Whilst reading as many novellas as I could get my hands on for this Novella November celebration, I came across a few titles which were fine, but which I didn’t want to write a full review of. Rather than leave my thoughts solely in my notebook, I wanted to group together three books in translation. These might end up being just what you’re looking for in your reading life, and I do hope that you find something of interest here.
The Tiger and the Acrobat by Susanna Tamaro; translated from the Italian by Nicoleugenia Prezzavento and Vicki Satlow
The Tiger and the Acrobat is one of those animal-focused fables, which have enjoyed popularity in recent years, and have been translated into many languages. In the vein of the Korean The Hen Who Dreamed She Could Fly by Sun-mi Hwang, and the Japanese The Guest Cat by Takashi Hiraide, I liked this well enough, but found parts of it rather repetitive and overdone.
The focus of this story is named Little Tiger. As a cub, in the region between the taiga and the Arctic tundra, she lives with her protective mother and playful brother. From the first, Little Tiger is highly philosophical, and wants nothing more than to ‘discover her own place’ within the world. This comes when her mother decides the cubs are old enough to fend for themselves, and sets off alone. Little Tiger tries to follow her, but cannot find her trail; instead, she starts to head east. She befriends a couple of humans along the way, who allow her to live with them, or help her to escape.
The Tiger and the Acrobat was rather mawkish in places, and I must say that I really disliked the way in which Little Tiger could communicate with humans. I didn’t think this was necessary, and it really added an element to the story which I was unable to suspend my disbelief for. The story is undoubtedly easy to read, with its very short chapters and rather simplistic prose, but I’m not sure that I got much from it overall. The plot is sometimes contradictory, and a little inconsistent, and it does feel a little too obvious most of the time.
The Little French Recipe Book by Jacky Durand; translated from the French by Sarah Robertson
I love France, and have really missed being able to travel there regularly over the last couple of years. Whenever I visit my local library, or – more rarely – find myself in a bookshop, I always find myself drawn to titles either set in France, or originally written in French. This led to me picking up Liberation journalist Jacky Durand’s debut, The Little French Recipe Book. And, for me, something which is just as good as French books? French food.
Our protagonist here is Julien. For thirty years, he was wondered why his mother abruptly walked out on him, leaving him with his standoffish chef father. In the present day, in the east of France, his father is dying from advanced cancer, and has been in hospital for six months. He passes away early in the narrative, which then shifts to Julien’s childhood and teenage years.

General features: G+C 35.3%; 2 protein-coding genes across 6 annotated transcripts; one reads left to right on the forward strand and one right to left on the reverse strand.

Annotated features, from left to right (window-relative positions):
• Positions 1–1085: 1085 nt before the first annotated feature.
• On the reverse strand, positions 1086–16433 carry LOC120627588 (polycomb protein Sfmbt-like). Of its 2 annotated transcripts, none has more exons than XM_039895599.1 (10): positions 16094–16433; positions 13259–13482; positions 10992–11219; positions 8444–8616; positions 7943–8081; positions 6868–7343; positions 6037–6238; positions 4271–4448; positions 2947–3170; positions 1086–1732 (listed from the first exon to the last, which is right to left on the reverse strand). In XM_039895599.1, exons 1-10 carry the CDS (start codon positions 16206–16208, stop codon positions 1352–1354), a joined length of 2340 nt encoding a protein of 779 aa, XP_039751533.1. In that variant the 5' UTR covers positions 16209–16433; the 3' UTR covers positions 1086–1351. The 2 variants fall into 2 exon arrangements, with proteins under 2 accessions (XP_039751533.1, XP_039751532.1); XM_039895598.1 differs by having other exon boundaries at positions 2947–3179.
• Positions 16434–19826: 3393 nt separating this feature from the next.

I liked the way in which so much of Durand’s writing was focused upon food, and I found his descriptions quite evocative, and hunger-inducing. The characters, though, were rather flat on the whole, and I found Julien wholly unlikeable. The book was not overly compelling in my opinion, and the mystery element – the notebook which his father filled with recipes, and which Julien so coveted – was rather disappointing in its denouement. This isn’t a bad novella by any means, and I would recommend it if you too are interested in culinary delights, but I’m not sure I’d seek out any of Durand’s books in future.
The Doll by Ismail Kadare; translated from the Albanian by John Hodgson
Ismail Kadare’s The Doll feels, in part, like a work of autobiography rather than fiction. The main character in the book has the same name as the author, and the story itself is rooted in Kadare’s Albanian homeland, in the Gjirokastër region, and later in the capital, Tirana. Subtitled ‘A Portrait of My Mother’, The Doll focuses mainly upon the narrator’s rather fascinating, and tiny, mother.
I enjoyed some of the writing here, particularly those sentences which tried to describe the enigma of the mother. Kadare writes, for instance, ‘Lightness. The wooden stairs of the house, usually so sensitive, never creaked under her feet. Like her steps, everything about her was light – her clothes, her speech, her sighs.’ He later describes her ‘fragility’ as something akin to ‘paper or plaster of Paris’. Another area of interest for me here was the inclusion of so many Albanian customs, which I thoroughly enjoyed reading about.
The Kadare of the story is open about his relationship with his mother, and the effects which they have upon one another. Whilst I found The Doll relatively interesting on the whole, I did feel as though the storyline began to wane somewhat at around the halfway mark. I did not know in which direction the story would go, but it did not really keep me guessing, and I can’t say that I was blown away by it. I would like to read more of Kadare’s books in future, but I must say that I didn’t like this anywhere near as much as Broken April, which I read back in 2018. I would, however, recommend this short volume if you’re looking for something a little different to read, which is steeped in another culture.